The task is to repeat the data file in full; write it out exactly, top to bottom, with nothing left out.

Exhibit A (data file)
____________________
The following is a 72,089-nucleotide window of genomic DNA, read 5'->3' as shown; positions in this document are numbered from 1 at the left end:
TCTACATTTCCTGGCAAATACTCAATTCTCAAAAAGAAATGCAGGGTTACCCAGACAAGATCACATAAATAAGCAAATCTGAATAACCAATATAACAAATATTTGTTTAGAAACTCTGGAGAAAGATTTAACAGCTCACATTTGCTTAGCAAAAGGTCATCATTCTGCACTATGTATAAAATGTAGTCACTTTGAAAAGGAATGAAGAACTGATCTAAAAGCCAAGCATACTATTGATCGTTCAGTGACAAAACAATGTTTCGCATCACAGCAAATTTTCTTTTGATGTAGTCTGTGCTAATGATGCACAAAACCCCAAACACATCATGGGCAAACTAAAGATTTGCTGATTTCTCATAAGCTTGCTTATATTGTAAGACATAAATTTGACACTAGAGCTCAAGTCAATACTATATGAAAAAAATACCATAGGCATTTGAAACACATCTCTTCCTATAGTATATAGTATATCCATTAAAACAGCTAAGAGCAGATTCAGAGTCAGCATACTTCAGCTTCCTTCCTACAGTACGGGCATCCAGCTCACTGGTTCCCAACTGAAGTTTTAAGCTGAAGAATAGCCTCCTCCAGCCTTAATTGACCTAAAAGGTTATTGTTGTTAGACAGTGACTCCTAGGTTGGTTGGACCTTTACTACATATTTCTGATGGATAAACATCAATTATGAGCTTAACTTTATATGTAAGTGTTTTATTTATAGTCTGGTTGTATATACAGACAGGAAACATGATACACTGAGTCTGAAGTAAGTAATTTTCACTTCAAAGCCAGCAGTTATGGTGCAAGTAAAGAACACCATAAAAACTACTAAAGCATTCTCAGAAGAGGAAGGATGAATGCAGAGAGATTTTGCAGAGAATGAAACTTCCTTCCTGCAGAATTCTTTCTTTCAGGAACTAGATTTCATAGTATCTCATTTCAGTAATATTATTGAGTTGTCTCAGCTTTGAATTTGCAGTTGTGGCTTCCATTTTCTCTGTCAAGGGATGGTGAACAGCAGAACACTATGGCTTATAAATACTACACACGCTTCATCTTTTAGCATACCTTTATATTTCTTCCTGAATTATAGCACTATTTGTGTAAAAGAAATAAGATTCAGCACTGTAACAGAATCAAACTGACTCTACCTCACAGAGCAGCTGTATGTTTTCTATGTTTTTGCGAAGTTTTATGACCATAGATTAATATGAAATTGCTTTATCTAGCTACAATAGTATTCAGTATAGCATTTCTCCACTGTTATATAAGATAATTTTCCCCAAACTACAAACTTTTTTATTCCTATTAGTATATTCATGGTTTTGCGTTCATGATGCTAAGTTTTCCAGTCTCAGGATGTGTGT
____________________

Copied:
The following is a 72,089-nucleotide window of genomic DNA, read 5'->3' as shown; positions in this document are numbered from 1 at the left end:
TCTACATTTCCTGGCAAATACTCAATTCTCAAAAAGAAATGCAGGGTTACCCAGACAAGATCACATAAATAAGCAAATCTGAATAACCAATATAACAAATATTTGTTTAGAAACTCTGGAGAAAGATTTAACAGCTCACATTTGCTTAGCAAAAGGTCATCATTCTGCACTATGTATAAAATGTAGTCACTTTGAAAAGGAATGAAGAACTGATCTAAAAGCCAAGCATACTATTGATCGTTCAGTGACAAAACAATGTTTCGCATCACAGCAAATTTTCTTTTGATGTAGTCTGTGCTAATGATGCACAAAACCCCAAACACATCATGGGCAAACTAAAGATTTGCTGATTTCTCATAAGCTTGCTTATATTGTAAGACATAAATTTGACACTAGAGCTCAAGTCAATACTATATGAAAAAAATACCATAGGCATTTGAAACACATCTCTTCCTATAGTATATAGTATATCCATTAAAACAGCTAAGAGCAGATTCAGAGTCAGCATACTTCAGCTTCCTTCCTACAGTACGGGCATCCAGCTCACTGGTTCCCAACTGAAGTTTTAAGCTGAAGAATAGCCTCCTCCAGCCTTAATTGACCTAAAAGGTTATTGTTGTTAGACAGTGACTCCTAGGTTGGTTGGACCTTTACTACATATTTCTGATGGATAAACATCAATTATGAGCTTAACTTTATATGTAAGTGTTTTATTTATAGTCTGGTTGTATATACAGACAGGAAACATGATACACTGAGTCTGAAGTAAGTAATTTTCACTTCAAAGCCAGCAGTTATGGTGCAAGTAAAGAACACCATAAAAACTACTAAAGCATTCTCAGAAGAGGAAGGATGAATGCAGAGAGATTTTGCAGAGAATGAAACTTCCTTCCTGCAGAATTCTTTCTTTCAGGAACTAGATTTCATAGTATCTCATTTCAGTAATATTATTGAGTTGTCTCAGCTTTGAATTTGCAGTTGTGGCTTCCATTTTCTCTGTCAAGGGATGGTGAACAGCAGAACACTATGGCTTATAAATACTACACACGCTTCATCTTTTAGCATACCTTTATATTTCTTCCTGAATTATAGCACTATTTGTGTAAAAGAAATAAGATTCAGCACTGTAACAGAATCAAACTGACTCTACCTCACAGAGCAGCTGTATGTTTTCTATGTTTTTGCGAAGTTTTATGACCATAGATTAATATGAAATTGCTTTATCTAGCTACAATAGTATTCAGTATAGCATTTCTCCACTGTTATATAAGATAATTTTCCCCAAACTACAAACTTTTTTATTCCTATTAGTATATTCATGGTTTTGCGTTCATGATGCTAAGTTTTCCAGTCTCAGGATGTGTGT